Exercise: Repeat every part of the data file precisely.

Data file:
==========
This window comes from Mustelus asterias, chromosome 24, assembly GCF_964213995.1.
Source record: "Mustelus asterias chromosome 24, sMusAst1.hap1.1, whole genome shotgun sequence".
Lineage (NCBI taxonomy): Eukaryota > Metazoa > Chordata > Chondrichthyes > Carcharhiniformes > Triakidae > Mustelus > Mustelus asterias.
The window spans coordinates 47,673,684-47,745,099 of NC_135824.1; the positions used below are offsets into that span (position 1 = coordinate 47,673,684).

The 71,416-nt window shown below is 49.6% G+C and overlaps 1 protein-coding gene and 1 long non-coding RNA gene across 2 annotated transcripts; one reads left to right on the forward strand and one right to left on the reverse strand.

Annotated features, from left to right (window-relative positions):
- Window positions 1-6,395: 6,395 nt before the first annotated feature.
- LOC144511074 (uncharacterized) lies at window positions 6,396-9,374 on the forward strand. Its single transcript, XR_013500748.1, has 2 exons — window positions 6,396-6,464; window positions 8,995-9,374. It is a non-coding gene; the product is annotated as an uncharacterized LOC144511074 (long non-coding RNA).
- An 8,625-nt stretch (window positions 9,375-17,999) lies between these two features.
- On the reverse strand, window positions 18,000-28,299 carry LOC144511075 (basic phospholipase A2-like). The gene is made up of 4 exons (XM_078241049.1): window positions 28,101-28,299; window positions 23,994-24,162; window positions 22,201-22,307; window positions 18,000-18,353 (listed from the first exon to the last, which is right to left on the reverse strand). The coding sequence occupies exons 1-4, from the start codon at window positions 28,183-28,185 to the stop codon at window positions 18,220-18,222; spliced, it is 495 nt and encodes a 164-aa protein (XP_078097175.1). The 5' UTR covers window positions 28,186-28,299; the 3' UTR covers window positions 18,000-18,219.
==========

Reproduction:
This window comes from Mustelus asterias, chromosome 24, assembly GCF_964213995.1.
Source record: "Mustelus asterias chromosome 24, sMusAst1.hap1.1, whole genome shotgun sequence".
Lineage (NCBI taxonomy): Eukaryota > Metazoa > Chordata > Chondrichthyes > Carcharhiniformes > Triakidae > Mustelus > Mustelus asterias.
The window spans coordinates 47,673,684-47,745,099 of NC_135824.1; the positions used below are offsets into that span (position 1 = coordinate 47,673,684).

The 71,416-nt window shown below is 49.6% G+C and overlaps 1 protein-coding gene and 1 long non-coding RNA gene across 2 annotated transcripts; one reads left to right on the forward strand and one right to left on the reverse strand.

Annotated features, from left to right (window-relative positions):
- Window positions 1-6,395: 6,395 nt before the first annotated feature.
- LOC144511074 (uncharacterized) lies at window positions 6,396-9,374 on the forward strand. Its single transcript, XR_013500748.1, has 2 exons — window positions 6,396-6,464; window positions 8,995-9,374. It is a non-coding gene; the product is annotated as an uncharacterized LOC144511074 (long non-coding RNA).
- An 8,625-nt stretch (window positions 9,375-17,999) lies between these two features.
- On the reverse strand, window positions 18,000-28,299 carry LOC144511075 (basic phospholipase A2-like). The gene is made up of 4 exons (XM_078241049.1): window positions 28,101-28,299; window positions 23,994-24,162; window positions 22,201-22,307; window positions 18,000-18,353 (listed from the first exon to the last, which is right to left on the reverse strand). The coding sequence occupies exons 1-4, from the start codon at window positions 28,183-28,185 to the stop codon at window positions 18,220-18,222; spliced, it is 495 nt and encodes a 164-aa protein (XP_078097175.1). The 5' UTR covers window positions 28,186-28,299; the 3' UTR covers window positions 18,000-18,219.